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Block Scheduling to Address Summit High's Growing Enrollment

Summit High School Principal Paul Sears to give presentation at Thursday's Board of Education workshop meeting.

SHS Principal Paul Sears will continue to outline proposed block scheduling. Credit: Summit School District
SHS Principal Paul Sears will continue to outline proposed block scheduling. Credit: Summit School District
Summit High School Principal Paul Sears will continue to discuss the topic of block scheduling, which he introduced in November, at Thursday's Board of Education workshop meeting. The meeting begins at 7:30 p.m. at the Wilson School board meeting room.

The new scheduling option will accommodate the 2014-2015 student body at SHS, projected to be 1,265, an increase of close to 5 five percent, according to the district. 

The addition of a one-hour common lunch block for all students and teachers will open up classroom space, allowing for club and student-teacher meetings.  

On a typical day, a student can use 30 minutes for lunch and the remainder for whatever activity is necessary that particular day, according to the district.

The proposed block schedule, tested twice last year, will add an “E” day to the week, in addition to A, B, C and D days, in which all classes will meet, periods 1 through 8, for 43 minutes.

While the block schedule, as proposed, does not require any construction or reconfiguration of classrooms, costs will be incurred in the form of additional lunch aides, custodial hours and security. A one-time fee for additional lunch tables is also anticipated.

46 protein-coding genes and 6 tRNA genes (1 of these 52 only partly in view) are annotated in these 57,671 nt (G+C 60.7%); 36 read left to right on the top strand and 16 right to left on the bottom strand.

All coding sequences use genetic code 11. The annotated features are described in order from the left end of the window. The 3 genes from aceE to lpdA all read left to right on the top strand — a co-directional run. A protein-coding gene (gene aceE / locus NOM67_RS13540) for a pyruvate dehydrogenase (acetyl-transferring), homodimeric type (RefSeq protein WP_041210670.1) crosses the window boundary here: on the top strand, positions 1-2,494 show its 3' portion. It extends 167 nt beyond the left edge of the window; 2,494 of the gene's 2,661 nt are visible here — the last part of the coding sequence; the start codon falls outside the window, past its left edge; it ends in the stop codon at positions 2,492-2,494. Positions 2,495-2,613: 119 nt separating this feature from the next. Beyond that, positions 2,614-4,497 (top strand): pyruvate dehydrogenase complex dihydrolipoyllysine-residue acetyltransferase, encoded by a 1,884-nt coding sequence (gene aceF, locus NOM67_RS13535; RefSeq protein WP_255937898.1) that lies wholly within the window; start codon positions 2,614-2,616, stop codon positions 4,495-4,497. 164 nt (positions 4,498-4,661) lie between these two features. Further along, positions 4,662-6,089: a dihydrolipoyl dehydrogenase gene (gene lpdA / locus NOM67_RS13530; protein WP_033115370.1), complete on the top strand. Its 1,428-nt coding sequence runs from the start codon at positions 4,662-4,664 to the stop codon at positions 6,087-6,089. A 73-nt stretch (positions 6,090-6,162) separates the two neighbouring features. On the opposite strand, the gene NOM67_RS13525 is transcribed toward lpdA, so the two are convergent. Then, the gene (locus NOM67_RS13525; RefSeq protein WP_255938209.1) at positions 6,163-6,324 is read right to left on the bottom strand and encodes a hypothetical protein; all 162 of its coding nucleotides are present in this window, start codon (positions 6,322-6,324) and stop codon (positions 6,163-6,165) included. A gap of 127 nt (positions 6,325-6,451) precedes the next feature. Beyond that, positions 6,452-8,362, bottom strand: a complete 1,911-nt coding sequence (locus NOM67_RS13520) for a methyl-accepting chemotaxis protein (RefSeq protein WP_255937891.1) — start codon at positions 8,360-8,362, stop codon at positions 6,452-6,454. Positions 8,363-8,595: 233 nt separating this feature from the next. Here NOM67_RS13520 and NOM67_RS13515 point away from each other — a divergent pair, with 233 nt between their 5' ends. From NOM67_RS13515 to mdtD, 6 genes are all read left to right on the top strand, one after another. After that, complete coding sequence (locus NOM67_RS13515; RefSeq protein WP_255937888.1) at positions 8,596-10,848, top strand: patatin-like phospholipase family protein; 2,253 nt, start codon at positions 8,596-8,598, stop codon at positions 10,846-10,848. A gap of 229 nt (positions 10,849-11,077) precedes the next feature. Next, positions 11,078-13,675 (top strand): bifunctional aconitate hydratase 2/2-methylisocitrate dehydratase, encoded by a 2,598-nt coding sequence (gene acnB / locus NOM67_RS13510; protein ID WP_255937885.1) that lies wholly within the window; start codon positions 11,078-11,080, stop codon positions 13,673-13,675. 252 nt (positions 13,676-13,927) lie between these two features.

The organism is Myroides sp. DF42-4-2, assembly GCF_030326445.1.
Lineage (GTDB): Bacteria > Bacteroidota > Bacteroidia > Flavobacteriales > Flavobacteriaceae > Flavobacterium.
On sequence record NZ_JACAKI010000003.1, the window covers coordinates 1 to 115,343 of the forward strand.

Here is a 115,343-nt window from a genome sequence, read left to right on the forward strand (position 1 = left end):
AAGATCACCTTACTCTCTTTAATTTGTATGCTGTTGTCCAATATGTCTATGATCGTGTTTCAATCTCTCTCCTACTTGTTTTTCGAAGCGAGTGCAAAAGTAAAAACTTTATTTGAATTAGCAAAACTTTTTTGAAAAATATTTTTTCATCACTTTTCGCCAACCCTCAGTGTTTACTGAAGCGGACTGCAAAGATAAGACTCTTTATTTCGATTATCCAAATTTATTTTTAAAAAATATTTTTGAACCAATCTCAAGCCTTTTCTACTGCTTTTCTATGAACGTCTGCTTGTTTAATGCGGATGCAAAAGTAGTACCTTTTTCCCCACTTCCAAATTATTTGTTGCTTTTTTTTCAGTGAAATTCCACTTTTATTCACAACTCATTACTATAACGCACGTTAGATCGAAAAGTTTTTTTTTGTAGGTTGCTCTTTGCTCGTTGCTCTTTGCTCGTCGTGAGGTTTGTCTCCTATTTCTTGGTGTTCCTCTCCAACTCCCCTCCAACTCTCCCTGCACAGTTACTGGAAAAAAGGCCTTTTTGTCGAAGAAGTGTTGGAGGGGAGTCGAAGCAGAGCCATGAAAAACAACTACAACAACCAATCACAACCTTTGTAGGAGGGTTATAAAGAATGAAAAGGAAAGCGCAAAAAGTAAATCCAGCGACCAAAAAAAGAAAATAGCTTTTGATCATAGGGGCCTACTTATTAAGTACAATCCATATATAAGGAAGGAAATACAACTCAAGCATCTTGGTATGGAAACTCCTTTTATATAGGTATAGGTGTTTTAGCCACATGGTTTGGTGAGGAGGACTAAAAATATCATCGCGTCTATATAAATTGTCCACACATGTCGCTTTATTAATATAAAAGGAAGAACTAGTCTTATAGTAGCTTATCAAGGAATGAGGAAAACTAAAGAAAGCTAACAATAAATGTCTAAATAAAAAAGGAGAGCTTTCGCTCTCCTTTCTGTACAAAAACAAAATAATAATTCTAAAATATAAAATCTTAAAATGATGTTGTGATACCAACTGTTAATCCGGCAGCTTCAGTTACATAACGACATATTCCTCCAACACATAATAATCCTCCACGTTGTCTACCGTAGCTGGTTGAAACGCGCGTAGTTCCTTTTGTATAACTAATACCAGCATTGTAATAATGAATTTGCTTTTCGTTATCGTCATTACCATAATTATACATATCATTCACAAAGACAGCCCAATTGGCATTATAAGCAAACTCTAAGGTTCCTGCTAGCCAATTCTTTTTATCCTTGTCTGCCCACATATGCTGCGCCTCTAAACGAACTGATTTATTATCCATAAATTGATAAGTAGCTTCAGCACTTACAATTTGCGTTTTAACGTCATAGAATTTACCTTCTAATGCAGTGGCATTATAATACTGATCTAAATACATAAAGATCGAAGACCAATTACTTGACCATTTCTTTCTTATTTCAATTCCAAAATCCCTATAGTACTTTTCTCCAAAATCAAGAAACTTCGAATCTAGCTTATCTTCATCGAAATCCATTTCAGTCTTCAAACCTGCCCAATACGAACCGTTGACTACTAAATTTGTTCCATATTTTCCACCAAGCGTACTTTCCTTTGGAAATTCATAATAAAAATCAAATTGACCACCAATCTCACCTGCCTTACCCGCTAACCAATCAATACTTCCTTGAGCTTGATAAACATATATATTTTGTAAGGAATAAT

To view Thursday's meeting agenda in its entirety, click on the attached PDF document. 

The regular meeting of the BOE will be held at 7:30 p.m. Thursday, Dec. 19 at  Lawton C. Johnson Summit Middle School. 
Ra Ha December 12, 2013 at 08:37 AM
A significant problem is students who cannot buy lunch and finish it in 30 minutes, plus using rooms other than the cafeteria for students eating. I thought that the health and welfare of students was paramount? When my HS had this issue, they put 9th grade into the middle school for a few years until populations decreased. I assume that the middle school cannot accommodate that unfortunately as it appears crowded as well. Many school systems have K - 6 in the elementary schools, 7 - 8 in middle school, and 9th is either in the middle school or the high school depending on populations.

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